I adore The Fever King with every fiber of my being, so when I had the opportunity to host Victoria on my blog, you know I jumped on it! And I got to ask Victoria the question, “What makes a monster?”
In the former United States, sixteen-year-old Noam Álvaro wakes up in a hospital bed, the sole survivor of the viral magic that killed his family and made him a technopath. His ability to control technology attracts the attention of the minister of defense and thrusts him into the magical elite of the nation of Carolinia.
The son of undocumented immigrants, Noam has spent his life fighting for the rights of refugees fleeing magical outbreaks—refugees Carolinia routinely deports with vicious efficiency. Sensing a way to make change, Noam accepts the minister’s offer to teach him the science behind his magic, secretly planning to use it against the government. But then he meets the minister’s son—cruel, dangerous, and achingly beautiful—and the way forward becomes less clear.
Caught between his purpose and his heart, Noam must decide who he can trust and how far he’s willing to go in pursuit of the greater good.
Guest Post: “What Makes A Monster?”
As a moral psychologist, this is the kind of thorny ethical question I love. What makes someone a monster? Is it their motivations? Their capacity for evil? Their actions?
Philosophers have debated these questions for a long time, but let’s forget about philosophy for a second. When we’re reading, what makes us decide a character is monstrous—too evil to be saved, too broken to be redeemed?
Maybe it’s motivation. Forgetting outcome for a second, there are some characters whose behaviour is driven by malice and we can’t forgive them for it, even if their actions are mostly harmless in the end. For example, if someone acts out of a motivation to hurt someone else, does it matter if they succeed or not? Or does the fact they wanted to cause harm matter most?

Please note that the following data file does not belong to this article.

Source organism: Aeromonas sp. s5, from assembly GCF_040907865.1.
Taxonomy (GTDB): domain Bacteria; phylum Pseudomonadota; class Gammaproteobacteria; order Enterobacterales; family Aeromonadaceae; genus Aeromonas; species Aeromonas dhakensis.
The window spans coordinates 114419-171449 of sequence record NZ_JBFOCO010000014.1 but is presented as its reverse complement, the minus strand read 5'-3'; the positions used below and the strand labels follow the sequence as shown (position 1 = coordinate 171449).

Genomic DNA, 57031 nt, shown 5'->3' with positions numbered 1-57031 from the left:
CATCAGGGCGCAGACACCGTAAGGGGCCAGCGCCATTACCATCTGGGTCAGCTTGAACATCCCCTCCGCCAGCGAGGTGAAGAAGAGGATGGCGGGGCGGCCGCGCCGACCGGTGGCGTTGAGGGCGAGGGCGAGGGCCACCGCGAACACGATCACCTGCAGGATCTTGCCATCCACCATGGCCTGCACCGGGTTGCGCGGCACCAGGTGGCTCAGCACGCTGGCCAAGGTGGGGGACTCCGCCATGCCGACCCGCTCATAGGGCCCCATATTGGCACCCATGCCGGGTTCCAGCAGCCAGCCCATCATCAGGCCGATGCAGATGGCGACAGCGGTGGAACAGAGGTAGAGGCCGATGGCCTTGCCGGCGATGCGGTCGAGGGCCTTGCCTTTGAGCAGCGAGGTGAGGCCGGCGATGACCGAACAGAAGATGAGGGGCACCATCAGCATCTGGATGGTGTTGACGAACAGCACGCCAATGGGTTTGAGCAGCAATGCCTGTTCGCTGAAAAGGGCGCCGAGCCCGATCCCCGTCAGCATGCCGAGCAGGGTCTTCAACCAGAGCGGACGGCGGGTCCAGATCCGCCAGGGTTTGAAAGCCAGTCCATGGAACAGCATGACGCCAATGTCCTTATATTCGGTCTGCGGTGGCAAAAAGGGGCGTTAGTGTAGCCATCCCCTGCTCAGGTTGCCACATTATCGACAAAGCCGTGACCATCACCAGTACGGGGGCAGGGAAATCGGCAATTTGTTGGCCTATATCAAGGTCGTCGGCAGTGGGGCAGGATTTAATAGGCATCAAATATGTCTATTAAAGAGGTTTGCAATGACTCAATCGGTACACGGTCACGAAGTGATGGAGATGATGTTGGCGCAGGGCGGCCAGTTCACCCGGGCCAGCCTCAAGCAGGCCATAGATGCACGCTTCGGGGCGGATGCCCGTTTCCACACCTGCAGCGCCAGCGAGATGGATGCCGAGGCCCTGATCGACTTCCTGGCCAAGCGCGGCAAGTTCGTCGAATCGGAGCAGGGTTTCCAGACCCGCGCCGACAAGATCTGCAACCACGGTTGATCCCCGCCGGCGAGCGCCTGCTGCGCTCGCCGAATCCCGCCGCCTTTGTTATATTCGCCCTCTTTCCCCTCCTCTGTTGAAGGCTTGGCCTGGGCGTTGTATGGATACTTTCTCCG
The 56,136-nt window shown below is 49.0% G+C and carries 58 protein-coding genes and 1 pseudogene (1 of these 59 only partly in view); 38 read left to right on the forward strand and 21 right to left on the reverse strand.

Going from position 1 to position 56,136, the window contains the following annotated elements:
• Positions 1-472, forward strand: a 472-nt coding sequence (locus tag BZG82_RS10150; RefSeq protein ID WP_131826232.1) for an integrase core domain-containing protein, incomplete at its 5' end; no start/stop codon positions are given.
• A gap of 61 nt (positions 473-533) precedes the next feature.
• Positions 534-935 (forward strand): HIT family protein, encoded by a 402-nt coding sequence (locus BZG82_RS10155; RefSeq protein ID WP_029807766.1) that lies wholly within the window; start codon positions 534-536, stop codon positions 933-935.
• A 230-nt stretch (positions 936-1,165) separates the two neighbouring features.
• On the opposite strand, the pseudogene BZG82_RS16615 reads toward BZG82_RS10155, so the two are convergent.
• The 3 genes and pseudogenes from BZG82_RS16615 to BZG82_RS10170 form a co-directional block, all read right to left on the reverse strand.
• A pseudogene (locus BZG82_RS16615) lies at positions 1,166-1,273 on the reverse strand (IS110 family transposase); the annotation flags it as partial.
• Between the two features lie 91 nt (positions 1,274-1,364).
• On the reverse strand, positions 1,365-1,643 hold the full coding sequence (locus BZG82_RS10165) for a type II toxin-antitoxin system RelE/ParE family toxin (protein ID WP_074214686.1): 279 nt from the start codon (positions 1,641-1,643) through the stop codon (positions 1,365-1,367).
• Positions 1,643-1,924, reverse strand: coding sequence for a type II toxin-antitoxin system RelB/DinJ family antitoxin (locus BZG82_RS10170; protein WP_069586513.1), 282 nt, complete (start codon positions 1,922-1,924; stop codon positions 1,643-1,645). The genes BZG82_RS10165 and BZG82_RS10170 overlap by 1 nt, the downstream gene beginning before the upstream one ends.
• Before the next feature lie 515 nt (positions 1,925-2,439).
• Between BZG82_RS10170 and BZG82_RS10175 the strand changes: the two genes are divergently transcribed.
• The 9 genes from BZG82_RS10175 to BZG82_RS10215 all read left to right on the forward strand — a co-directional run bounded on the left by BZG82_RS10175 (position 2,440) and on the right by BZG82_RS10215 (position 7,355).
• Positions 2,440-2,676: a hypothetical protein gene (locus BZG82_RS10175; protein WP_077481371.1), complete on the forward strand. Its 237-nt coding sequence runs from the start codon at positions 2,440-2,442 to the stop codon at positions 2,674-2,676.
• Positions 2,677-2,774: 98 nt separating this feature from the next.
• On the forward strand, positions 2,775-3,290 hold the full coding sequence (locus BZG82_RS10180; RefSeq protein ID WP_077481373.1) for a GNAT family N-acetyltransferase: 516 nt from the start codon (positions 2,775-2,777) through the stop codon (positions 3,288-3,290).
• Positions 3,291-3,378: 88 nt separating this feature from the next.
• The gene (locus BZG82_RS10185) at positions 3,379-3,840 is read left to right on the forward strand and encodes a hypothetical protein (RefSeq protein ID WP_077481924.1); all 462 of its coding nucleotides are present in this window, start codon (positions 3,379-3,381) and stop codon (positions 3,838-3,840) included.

Of course, competence might play a role too. It’s hard to see someone as monstrous, no matter how bad their intentions, if they don’t have the ability to wield that malevolence as a weapon. It’s like the meme “old man shouts at cloud,” right? Just having malintent doesn’t do anything if you don’t try to do harm. You might fail, but the capacity to have succeeded might be the difference between ‘impotent meanie’ and ‘dangerous monster.’
So is it actions that matter most? Is it the behaviour of causing harm that makes someone irredeemable? What if they had good intentions—does that undo the impact of all the hurt they caused?
It seems like you need all three to be truly monstrous. You have to have malevolent motivation. You have to be capable of using that motivation to cause harm. And the outcomes of your actions have to actually be harmful, causing real—and probably lasting—damage. Think of all the greatest fictional villains. All of them had the perfect trifecta of evil: motivation, capacity, action. Voldemort’s motives to establish pureborn wizard supremacy over muggles and muggle-borns make his actions abhorrent. Moriarty wouldn’t be nearly so terrifying if he weren’t terrifyingly competent. We fear and admire Hannibal Lecter because his actions are both bizarre and lethal. But remove any part of that recipe for monstrosity, and even the evilest bad guy starts to seem more pathetic than predatory.
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About the Author
Victoria Lee grew up in Durham, North Carolina, where she spent twelve ascetic years as a vegetarian before discovering spicy chicken wings are, in fact, a delicacy. She’s been a state finalist competitive pianist, a hitchhiker, a pizza connoisseur, an EMT, an expat in China and Sweden, and a science doctoral student. She’s also a bit of a snob about fancy whisky.
Victoria writes early in the morning, then spends the rest of the day trying to impress her border collie puppy and make her experiments work.
She is represented by Holly Root and Taylor Haggerty at Root Literary.